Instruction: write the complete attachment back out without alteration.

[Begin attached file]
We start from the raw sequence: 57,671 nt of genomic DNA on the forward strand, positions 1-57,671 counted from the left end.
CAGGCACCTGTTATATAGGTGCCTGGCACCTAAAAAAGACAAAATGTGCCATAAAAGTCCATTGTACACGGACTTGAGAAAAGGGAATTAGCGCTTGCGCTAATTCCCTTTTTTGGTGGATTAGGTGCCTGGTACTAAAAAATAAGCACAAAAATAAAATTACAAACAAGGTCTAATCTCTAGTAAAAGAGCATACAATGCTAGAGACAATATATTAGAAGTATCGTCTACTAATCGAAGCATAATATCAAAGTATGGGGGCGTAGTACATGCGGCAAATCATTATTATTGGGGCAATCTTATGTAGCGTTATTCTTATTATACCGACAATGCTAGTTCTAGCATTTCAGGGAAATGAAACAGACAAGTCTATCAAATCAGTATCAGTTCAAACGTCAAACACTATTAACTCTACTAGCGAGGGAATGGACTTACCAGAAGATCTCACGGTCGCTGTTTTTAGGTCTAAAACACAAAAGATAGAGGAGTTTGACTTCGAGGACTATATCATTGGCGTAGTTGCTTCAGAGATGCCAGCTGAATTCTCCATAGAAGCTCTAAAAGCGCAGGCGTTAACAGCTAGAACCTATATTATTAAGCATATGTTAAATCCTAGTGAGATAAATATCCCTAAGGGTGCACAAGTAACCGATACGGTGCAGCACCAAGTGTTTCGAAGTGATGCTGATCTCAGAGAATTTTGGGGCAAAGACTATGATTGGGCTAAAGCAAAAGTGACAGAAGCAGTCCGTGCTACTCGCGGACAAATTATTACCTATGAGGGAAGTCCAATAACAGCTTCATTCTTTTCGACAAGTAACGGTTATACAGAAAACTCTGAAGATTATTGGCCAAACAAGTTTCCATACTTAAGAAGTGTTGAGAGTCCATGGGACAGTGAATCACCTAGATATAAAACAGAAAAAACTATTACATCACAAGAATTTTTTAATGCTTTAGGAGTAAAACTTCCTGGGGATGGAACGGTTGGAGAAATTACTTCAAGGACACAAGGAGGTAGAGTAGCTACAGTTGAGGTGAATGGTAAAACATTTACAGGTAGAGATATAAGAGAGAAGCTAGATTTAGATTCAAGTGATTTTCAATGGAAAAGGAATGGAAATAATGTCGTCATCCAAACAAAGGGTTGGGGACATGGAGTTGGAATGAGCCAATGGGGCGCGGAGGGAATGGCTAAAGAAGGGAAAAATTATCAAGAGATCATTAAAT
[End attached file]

We start from the raw sequence: 57,671 nt of genomic DNA on the forward strand, positions 1-57,671 counted from the left end.
CAGGCACCTGTTATATAGGTGCCTGGCACCTAAAAAAGACAAAATGTGCCATAAAAGTCCATTGTACACGGACTTGAGAAAAGGGAATTAGCGCTTGCGCTAATTCCCTTTTTTGGTGGATTAGGTGCCTGGTACTAAAAAATAAGCACAAAAATAAAATTACAAACAAGGTCTAATCTCTAGTAAAAGAGCATACAATGCTAGAGACAATATATTAGAAGTATCGTCTACTAATCGAAGCATAATATCAAAGTATGGGGGCGTAGTACATGCGGCAAATCATTATTATTGGGGCAATCTTATGTAGCGTTATTCTTATTATACCGACAATGCTAGTTCTAGCATTTCAGGGAAATGAAACAGACAAGTCTATCAAATCAGTATCAGTTCAAACGTCAAACACTATTAACTCTACTAGCGAGGGAATGGACTTACCAGAAGATCTCACGGTCGCTGTTTTTAGGTCTAAAACACAAAAGATAGAGGAGTTTGACTTCGAGGACTATATCATTGGCGTAGTTGCTTCAGAGATGCCAGCTGAATTCTCCATAGAAGCTCTAAAAGCGCAGGCGTTAACAGCTAGAACCTATATTATTAAGCATATGTTAAATCCTAGTGAGATAAATATCCCTAAGGGTGCACAAGTAACCGATACGGTGCAGCACCAAGTGTTTCGAAGTGATGCTGATCTCAGAGAATTTTGGGGCAAAGACTATGATTGGGCTAAAGCAAAAGTGACAGAAGCAGTCCGTGCTACTCGCGGACAAATTATTACCTATGAGGGAAGTCCAATAACAGCTTCATTCTTTTCGACAAGTAACGGTTATACAGAAAACTCTGAAGATTATTGGCCAAACAAGTTTCCATACTTAAGAAGTGTTGAGAGTCCATGGGACAGTGAATCACCTAGATATAAAACAGAAAAAACTATTACATCACAAGAATTTTTTAATGCTTTAGGAGTAAAACTTCCTGGGGATGGAACGGTTGGAGAAATTACTTCAAGGACACAAGGAGGTAGAGTAGCTACAGTTGAGGTGAATGGTAAAACATTTACAGGTAGAGATATAAGAGAGAAGCTAGATTTAGATTCAAGTGATTTTCAATGGAAAAGGAATGGAAATAATGTCGTCATCCAAACAAAGGGTTGGGGACATGGAGTTGGAATGAGCCAATGGGGCGCGGAGGGAATGGCTAAAGAAGGGAAAAATTATCAAGAGATCATTAAAT